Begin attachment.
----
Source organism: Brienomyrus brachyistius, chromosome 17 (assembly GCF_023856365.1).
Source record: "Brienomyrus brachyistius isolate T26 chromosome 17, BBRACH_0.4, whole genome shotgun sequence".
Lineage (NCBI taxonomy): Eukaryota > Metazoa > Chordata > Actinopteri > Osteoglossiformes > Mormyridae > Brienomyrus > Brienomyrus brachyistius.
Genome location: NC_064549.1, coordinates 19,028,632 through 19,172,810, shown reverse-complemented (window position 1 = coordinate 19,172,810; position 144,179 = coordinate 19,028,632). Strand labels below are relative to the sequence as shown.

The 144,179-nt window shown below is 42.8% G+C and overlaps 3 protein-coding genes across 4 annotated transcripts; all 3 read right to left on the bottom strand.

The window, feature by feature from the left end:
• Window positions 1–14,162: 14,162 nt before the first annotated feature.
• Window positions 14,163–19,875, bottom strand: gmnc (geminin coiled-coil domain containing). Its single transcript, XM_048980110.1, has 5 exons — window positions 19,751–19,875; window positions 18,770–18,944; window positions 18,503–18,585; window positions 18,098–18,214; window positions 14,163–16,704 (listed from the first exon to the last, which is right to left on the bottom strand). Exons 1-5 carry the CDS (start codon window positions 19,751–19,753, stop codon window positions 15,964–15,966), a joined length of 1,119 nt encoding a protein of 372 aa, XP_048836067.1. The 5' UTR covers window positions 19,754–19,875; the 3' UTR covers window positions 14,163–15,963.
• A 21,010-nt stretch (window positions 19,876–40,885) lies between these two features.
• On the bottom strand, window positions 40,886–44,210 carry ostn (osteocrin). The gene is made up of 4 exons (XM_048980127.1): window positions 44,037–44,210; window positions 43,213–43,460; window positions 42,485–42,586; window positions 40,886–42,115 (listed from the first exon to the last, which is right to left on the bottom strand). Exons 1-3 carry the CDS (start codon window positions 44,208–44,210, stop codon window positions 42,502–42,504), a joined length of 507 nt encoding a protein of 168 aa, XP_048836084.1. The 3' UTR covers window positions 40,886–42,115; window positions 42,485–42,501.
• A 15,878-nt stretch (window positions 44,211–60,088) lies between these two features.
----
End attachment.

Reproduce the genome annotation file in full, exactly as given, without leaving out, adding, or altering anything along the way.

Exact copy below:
Source organism: Brienomyrus brachyistius, chromosome 17 (assembly GCF_023856365.1).
Source record: "Brienomyrus brachyistius isolate T26 chromosome 17, BBRACH_0.4, whole genome shotgun sequence".
Lineage (NCBI taxonomy): Eukaryota > Metazoa > Chordata > Actinopteri > Osteoglossiformes > Mormyridae > Brienomyrus > Brienomyrus brachyistius.
Genome location: NC_064549.1, coordinates 19,028,632 through 19,172,810, shown reverse-complemented (window position 1 = coordinate 19,172,810; position 144,179 = coordinate 19,028,632). Strand labels below are relative to the sequence as shown.

The 144,179-nt window shown below is 42.8% G+C and overlaps 3 protein-coding genes across 4 annotated transcripts; all 3 read right to left on the bottom strand.

The window, feature by feature from the left end:
• Window positions 1–14,162: 14,162 nt before the first annotated feature.
• Window positions 14,163–19,875, bottom strand: gmnc (geminin coiled-coil domain containing). Its single transcript, XM_048980110.1, has 5 exons — window positions 19,751–19,875; window positions 18,770–18,944; window positions 18,503–18,585; window positions 18,098–18,214; window positions 14,163–16,704 (listed from the first exon to the last, which is right to left on the bottom strand). Exons 1-5 carry the CDS (start codon window positions 19,751–19,753, stop codon window positions 15,964–15,966), a joined length of 1,119 nt encoding a protein of 372 aa, XP_048836067.1. The 5' UTR covers window positions 19,754–19,875; the 3' UTR covers window positions 14,163–15,963.
• A 21,010-nt stretch (window positions 19,876–40,885) lies between these two features.
• On the bottom strand, window positions 40,886–44,210 carry ostn (osteocrin). The gene is made up of 4 exons (XM_048980127.1): window positions 44,037–44,210; window positions 43,213–43,460; window positions 42,485–42,586; window positions 40,886–42,115 (listed from the first exon to the last, which is right to left on the bottom strand). Exons 1-3 carry the CDS (start codon window positions 44,208–44,210, stop codon window positions 42,502–42,504), a joined length of 507 nt encoding a protein of 168 aa, XP_048836084.1. The 3' UTR covers window positions 40,886–42,115; window positions 42,485–42,501.
• A 15,878-nt stretch (window positions 44,211–60,088) lies between these two features.